An attention span beyond Flight 370

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(NNPA)—If you missed the news about the disappearance of Malaysian Flight 370 over the Indian Ocean, you must have been buried in sand. For three weeks, we have been bombarded with theories—was it terrorism? Pilot error? Something else? Now the story has evolved. Were pieces of the plane found? Is everyone dead? How do the families of the presumed dead feeling? (This is a really stupid question. How does the clueless reporter asking such a question think the people feel?)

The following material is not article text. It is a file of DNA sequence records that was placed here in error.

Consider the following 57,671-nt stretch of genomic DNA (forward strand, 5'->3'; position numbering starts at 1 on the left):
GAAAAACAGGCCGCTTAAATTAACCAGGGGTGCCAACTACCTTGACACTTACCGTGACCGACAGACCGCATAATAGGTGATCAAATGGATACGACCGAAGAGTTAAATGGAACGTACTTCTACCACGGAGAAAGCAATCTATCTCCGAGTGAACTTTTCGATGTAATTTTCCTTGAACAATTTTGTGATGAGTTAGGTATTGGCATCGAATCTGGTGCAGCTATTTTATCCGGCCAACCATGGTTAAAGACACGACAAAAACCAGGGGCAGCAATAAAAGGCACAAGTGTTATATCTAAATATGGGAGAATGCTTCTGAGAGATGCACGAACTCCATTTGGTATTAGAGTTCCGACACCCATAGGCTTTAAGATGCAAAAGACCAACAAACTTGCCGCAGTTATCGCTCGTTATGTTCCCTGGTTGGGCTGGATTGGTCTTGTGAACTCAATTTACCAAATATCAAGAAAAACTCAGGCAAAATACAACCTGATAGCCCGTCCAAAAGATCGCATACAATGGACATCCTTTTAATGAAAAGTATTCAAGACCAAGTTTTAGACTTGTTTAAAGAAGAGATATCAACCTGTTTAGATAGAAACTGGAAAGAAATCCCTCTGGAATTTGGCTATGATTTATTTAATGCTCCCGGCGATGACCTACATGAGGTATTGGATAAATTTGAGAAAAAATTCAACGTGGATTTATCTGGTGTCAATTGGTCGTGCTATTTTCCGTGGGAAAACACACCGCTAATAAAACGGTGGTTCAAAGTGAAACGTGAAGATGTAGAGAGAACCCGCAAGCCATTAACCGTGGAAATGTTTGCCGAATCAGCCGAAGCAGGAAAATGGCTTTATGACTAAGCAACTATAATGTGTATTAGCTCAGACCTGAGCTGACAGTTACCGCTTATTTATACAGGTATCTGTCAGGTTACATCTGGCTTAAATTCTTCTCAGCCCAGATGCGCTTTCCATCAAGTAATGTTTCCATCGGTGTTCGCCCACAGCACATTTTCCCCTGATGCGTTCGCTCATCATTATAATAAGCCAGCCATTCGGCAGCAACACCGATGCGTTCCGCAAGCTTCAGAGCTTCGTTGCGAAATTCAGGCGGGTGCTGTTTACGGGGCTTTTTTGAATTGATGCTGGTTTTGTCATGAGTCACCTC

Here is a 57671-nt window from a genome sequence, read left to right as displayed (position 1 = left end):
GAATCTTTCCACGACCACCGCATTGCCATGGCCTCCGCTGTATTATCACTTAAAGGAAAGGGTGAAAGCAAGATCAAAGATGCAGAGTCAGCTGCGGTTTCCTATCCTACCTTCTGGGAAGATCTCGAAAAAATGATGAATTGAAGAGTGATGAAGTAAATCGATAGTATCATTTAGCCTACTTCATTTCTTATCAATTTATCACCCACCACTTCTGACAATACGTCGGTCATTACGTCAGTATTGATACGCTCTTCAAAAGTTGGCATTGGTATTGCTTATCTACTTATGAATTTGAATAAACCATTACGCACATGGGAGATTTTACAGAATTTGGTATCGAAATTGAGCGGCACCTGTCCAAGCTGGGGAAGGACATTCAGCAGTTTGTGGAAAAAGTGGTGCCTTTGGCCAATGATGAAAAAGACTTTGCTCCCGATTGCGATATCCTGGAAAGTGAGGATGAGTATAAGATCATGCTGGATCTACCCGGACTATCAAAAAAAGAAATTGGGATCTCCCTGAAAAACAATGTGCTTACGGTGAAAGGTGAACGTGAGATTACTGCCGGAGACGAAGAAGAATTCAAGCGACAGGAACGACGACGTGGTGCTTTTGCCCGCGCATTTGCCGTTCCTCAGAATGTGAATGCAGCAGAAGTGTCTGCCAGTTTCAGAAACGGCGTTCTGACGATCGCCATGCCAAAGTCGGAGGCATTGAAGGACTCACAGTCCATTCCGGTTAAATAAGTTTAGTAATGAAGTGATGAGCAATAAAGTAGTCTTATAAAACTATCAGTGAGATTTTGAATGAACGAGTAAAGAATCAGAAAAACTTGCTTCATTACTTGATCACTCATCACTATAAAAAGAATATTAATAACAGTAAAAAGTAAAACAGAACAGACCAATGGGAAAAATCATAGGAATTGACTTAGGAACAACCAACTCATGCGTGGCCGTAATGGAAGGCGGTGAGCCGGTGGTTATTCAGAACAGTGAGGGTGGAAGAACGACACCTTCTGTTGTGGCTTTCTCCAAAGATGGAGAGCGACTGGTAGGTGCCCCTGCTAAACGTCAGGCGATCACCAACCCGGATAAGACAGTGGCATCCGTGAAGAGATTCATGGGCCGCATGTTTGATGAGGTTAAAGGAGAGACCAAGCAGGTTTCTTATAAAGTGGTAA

CNN may well have been called MPN—the Missing Plane Network. An evening of watching covered the same angle with a different host and guests. Some of the focus was certainly understandable, but other networks managed to find news of things going on that did not involve Flight 370. Still, the prevalent and relentless emphasis on the missing plane was excessive.

Couldn’t some of the airtime granted Flight 370 have been used for equally critical matter?  There were 239 people on that plane, and there were more than 300 killed in 2013. I’m not suggesting an equivalency in the two types of tragedies, but I am suggesting that the media might focus more on gun violence, its sources and possible solutions to end senseless violence. Of course, that might anger the National Rifle Association whose specious slogan—guns don’t kill, people do—ignores the harm done by the proliferation of guns in our nation.

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